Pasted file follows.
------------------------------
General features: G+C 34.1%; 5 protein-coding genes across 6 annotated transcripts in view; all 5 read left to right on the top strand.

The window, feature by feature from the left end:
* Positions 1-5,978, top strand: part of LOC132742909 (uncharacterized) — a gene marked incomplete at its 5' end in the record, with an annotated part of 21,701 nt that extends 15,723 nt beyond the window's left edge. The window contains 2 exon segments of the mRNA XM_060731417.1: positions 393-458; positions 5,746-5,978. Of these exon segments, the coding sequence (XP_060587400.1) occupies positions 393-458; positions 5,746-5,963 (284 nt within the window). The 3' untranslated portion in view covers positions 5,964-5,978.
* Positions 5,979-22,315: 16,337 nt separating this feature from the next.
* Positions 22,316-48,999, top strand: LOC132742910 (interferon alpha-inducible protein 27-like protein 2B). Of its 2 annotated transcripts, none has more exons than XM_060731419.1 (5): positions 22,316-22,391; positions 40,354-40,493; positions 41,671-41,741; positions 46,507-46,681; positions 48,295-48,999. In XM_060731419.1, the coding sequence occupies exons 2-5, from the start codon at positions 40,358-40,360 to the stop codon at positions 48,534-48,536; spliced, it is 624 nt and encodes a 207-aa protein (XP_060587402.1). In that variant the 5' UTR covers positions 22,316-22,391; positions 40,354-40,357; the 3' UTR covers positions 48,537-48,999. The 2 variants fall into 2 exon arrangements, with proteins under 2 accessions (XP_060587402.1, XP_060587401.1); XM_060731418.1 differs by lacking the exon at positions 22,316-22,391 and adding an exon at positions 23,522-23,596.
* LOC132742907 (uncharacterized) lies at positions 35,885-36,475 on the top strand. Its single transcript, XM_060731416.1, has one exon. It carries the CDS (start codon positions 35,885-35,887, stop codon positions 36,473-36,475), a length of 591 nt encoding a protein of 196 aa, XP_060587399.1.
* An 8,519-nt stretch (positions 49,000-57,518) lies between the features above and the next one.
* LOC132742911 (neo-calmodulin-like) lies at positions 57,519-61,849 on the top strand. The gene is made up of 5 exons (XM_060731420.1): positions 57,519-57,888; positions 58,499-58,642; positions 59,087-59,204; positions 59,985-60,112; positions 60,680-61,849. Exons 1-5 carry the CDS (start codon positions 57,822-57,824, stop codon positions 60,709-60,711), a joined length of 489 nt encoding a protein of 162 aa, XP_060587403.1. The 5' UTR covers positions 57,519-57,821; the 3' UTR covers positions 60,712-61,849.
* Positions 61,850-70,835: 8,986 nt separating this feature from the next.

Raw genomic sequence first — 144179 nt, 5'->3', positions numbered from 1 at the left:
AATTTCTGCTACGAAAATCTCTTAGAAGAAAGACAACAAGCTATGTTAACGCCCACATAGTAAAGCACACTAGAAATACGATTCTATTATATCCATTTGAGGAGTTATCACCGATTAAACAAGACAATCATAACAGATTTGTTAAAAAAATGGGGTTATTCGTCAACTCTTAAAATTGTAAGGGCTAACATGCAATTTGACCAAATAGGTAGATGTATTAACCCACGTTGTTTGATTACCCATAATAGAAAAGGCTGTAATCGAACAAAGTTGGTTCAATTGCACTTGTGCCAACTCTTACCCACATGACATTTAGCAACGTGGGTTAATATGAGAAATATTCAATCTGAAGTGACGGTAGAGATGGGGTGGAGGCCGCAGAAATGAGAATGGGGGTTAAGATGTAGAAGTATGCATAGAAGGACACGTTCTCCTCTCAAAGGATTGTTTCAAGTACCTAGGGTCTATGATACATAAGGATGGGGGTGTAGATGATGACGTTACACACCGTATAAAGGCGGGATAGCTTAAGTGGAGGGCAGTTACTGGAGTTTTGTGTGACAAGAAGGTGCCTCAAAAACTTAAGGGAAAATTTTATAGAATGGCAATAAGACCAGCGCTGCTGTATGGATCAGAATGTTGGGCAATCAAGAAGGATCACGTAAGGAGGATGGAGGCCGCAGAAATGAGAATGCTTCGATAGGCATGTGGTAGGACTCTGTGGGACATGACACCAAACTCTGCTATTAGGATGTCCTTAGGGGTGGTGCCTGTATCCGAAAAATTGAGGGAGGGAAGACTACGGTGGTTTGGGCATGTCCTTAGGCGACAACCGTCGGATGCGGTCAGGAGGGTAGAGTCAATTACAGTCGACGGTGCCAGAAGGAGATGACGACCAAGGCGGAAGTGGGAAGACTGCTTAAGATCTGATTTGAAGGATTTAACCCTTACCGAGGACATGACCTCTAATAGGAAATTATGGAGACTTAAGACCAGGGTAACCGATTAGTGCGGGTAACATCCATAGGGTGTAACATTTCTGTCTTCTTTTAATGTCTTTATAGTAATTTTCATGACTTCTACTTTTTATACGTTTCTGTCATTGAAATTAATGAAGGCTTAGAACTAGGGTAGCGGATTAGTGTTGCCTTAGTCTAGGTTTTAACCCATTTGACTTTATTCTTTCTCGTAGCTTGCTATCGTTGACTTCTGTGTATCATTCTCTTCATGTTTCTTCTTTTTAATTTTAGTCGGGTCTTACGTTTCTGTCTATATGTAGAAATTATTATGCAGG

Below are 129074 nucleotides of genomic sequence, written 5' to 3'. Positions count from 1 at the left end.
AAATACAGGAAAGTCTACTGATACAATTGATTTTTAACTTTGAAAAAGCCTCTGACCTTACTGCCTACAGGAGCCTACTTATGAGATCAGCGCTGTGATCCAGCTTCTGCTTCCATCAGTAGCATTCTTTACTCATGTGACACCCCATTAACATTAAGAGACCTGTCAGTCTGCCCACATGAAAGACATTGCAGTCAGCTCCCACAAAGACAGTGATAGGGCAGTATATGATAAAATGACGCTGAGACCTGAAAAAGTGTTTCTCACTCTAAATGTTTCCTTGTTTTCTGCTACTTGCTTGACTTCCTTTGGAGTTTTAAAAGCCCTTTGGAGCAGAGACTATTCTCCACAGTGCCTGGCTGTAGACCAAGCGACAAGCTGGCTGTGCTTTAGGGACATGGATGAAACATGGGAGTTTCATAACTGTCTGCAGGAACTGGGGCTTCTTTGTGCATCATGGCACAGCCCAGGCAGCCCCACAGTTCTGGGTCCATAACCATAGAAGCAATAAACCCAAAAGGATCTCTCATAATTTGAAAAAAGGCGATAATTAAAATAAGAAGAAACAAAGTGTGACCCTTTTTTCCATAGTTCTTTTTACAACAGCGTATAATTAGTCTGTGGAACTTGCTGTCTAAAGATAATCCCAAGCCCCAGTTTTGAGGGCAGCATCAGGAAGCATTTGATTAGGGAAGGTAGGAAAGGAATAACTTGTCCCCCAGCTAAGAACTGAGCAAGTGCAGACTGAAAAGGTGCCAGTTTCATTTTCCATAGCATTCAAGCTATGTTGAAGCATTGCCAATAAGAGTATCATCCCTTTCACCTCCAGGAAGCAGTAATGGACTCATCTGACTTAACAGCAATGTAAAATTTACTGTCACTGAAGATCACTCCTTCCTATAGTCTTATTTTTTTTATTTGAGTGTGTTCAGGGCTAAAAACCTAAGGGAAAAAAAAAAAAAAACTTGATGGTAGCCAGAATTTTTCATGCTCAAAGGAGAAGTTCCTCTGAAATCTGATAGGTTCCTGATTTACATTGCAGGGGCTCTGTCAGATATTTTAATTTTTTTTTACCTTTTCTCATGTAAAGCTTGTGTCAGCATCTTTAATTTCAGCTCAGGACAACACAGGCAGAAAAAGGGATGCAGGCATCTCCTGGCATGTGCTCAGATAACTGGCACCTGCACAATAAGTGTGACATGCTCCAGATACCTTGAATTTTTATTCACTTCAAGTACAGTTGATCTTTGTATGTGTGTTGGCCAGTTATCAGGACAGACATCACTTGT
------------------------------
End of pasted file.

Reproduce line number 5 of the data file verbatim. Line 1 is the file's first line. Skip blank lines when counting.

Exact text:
* Positions 22,316-48,999, top strand: LOC132742910 (interferon alpha-inducible protein 27-like protein 2B). Of its 2 annotated transcripts, none has more exons than XM_060731419.1 (5): positions 22,316-22,391; positions 40,354-40,493; positions 41,671-41,741; positions 46,507-46,681; positions 48,295-48,999. In XM_060731419.1, the coding sequence occupies exons 2-5, from the start codon at positions 40,358-40,360 to the stop codon at positions 48,534-48,536; spliced, it is 624 nt and encodes a 207-aa protein (XP_060587402.1). In that variant the 5' UTR covers positions 22,316-22,391; positions 40,354-40,357; the 3' UTR covers positions 48,537-48,999. The 2 variants fall into 2 exon arrangements, with proteins under 2 accessions (XP_060587402.1, XP_060587401.1); XM_060731418.1 differs by lacking the exon at positions 22,316-22,391 and adding an exon at positions 23,522-23,596.